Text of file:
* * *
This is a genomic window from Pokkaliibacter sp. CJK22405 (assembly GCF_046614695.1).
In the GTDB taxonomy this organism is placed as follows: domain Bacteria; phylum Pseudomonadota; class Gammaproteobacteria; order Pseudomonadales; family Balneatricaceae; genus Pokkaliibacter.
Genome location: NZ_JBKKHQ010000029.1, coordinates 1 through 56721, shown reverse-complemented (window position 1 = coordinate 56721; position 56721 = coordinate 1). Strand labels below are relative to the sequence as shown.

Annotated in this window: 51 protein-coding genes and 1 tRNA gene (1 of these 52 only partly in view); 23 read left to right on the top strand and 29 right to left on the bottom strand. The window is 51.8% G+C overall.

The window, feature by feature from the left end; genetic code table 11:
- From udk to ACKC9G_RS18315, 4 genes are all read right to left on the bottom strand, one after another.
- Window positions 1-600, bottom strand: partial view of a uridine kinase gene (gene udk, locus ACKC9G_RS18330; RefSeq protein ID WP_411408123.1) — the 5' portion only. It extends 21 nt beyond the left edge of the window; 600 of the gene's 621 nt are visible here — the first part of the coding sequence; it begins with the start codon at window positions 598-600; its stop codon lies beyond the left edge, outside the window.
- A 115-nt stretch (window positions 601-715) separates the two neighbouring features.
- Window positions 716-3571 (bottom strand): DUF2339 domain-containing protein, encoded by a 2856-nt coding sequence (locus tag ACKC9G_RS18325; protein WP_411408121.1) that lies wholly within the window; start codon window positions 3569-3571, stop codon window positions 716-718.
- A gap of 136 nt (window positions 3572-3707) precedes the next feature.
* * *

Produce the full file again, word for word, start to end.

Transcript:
This is a genomic window from Pokkaliibacter sp. CJK22405 (assembly GCF_046614695.1).
In the GTDB taxonomy this organism is placed as follows: domain Bacteria; phylum Pseudomonadota; class Gammaproteobacteria; order Pseudomonadales; family Balneatricaceae; genus Pokkaliibacter.
Genome location: NZ_JBKKHQ010000029.1, coordinates 1 through 56721, shown reverse-complemented (window position 1 = coordinate 56721; position 56721 = coordinate 1). Strand labels below are relative to the sequence as shown.

Annotated in this window: 51 protein-coding genes and 1 tRNA gene (1 of these 52 only partly in view); 23 read left to right on the top strand and 29 right to left on the bottom strand. The window is 51.8% G+C overall.

The window, feature by feature from the left end; genetic code table 11:
- From udk to ACKC9G_RS18315, 4 genes are all read right to left on the bottom strand, one after another.
- Window positions 1-600, bottom strand: partial view of a uridine kinase gene (gene udk, locus ACKC9G_RS18330; RefSeq protein ID WP_411408123.1) — the 5' portion only. It extends 21 nt beyond the left edge of the window; 600 of the gene's 621 nt are visible here — the first part of the coding sequence; it begins with the start codon at window positions 598-600; its stop codon lies beyond the left edge, outside the window.
- A 115-nt stretch (window positions 601-715) separates the two neighbouring features.
- Window positions 716-3571 (bottom strand): DUF2339 domain-containing protein, encoded by a 2856-nt coding sequence (locus tag ACKC9G_RS18325; protein WP_411408121.1) that lies wholly within the window; start codon window positions 3569-3571, stop codon window positions 716-718.
- A gap of 136 nt (window positions 3572-3707) precedes the next feature.